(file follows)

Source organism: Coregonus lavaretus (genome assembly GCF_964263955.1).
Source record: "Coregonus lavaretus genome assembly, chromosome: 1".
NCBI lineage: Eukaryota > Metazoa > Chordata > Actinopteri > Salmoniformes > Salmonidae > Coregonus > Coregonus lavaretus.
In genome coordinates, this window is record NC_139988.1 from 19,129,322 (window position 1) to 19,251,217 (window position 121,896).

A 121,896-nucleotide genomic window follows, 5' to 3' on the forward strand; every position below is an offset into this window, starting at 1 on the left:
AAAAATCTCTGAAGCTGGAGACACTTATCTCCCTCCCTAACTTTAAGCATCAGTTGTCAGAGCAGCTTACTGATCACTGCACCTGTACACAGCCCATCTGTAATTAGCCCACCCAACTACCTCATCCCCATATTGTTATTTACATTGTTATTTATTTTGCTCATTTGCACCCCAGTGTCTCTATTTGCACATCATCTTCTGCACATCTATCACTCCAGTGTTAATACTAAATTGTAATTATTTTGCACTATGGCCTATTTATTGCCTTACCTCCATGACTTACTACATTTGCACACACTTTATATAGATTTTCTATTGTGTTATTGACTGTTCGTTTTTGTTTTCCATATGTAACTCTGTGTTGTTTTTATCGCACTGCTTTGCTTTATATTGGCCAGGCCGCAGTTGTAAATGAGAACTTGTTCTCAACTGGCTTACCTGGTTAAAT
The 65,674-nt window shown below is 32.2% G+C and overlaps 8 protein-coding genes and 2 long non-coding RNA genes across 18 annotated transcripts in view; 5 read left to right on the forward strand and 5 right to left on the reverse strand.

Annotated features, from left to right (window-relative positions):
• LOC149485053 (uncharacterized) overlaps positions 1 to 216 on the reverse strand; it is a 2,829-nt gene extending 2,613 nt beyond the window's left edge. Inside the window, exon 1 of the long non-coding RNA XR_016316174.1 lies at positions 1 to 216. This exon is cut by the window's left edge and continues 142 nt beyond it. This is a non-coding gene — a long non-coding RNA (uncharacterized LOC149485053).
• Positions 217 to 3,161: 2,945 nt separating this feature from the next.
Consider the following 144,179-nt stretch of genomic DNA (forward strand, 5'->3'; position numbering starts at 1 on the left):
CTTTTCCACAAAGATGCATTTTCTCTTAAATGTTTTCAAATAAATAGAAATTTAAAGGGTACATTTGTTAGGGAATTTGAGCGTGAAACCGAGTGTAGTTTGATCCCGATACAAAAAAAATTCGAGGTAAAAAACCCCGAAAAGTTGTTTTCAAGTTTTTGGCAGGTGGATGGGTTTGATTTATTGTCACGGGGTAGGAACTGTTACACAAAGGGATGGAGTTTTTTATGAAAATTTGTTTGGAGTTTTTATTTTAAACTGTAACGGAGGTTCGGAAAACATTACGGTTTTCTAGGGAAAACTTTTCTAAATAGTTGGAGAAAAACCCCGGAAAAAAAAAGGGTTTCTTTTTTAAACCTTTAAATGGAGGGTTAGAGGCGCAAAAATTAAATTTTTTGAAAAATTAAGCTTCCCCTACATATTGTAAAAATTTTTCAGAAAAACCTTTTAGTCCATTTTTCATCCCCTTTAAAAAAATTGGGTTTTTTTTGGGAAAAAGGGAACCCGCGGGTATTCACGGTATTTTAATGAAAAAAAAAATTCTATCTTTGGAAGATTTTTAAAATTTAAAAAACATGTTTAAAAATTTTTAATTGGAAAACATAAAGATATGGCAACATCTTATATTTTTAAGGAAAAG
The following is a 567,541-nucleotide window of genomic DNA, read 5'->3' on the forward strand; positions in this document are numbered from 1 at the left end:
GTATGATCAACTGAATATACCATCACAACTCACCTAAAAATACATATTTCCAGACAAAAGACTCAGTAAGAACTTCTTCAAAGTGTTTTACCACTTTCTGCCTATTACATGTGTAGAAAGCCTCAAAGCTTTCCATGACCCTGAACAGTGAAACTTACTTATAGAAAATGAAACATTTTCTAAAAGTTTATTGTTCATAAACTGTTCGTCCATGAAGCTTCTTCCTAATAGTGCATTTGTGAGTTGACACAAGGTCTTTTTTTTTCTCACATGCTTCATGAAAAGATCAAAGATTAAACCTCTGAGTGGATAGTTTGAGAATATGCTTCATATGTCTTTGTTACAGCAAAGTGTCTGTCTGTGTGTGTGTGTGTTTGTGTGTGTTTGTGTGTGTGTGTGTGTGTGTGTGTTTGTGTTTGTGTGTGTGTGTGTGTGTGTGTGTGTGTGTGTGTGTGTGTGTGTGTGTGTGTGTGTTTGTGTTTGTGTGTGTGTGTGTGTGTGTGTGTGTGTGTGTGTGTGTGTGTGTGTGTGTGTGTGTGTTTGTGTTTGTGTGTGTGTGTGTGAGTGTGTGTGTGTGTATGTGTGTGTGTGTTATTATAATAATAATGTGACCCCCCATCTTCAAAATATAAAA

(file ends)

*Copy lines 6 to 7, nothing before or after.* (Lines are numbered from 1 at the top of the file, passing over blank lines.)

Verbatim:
AAAAATCTCTGAAGCTGGAGACACTTATCTCCCTCCCTAACTTTAAGCATCAGTTGTCAGAGCAGCTTACTGATCACTGCACCTGTACACAGCCCATCTGTAATTAGCCCACCCAACTACCTCATCCCCATATTGTTATTTACATTGTTATTTATTTTGCTCATTTGCACCCCAGTGTCTCTATTTGCACATCATCTTCTGCACATCTATCACTCCAGTGTTAATACTAAATTGTAATTATTTTGCACTATGGCCTATTTATTGCCTTACCTCCATGACTTACTACATTTGCACACACTTTATATAGATTTTCTATTGTGTTATTGACTGTTCGTTTTTGTTTTCCATATGTAACTCTGTGTTGTTTTTATCGCACTGCTTTGCTTTATATTGGCCAGGCCGCAGTTGTAAATGAGAACTTGTTCTCAACTGGCTTACCTGGTTAAAT
The 65,674-nt window shown below is 32.2% G+C and overlaps 8 protein-coding genes and 2 long non-coding RNA genes across 18 annotated transcripts in view; 5 read left to right on the forward strand and 5 right to left on the reverse strand.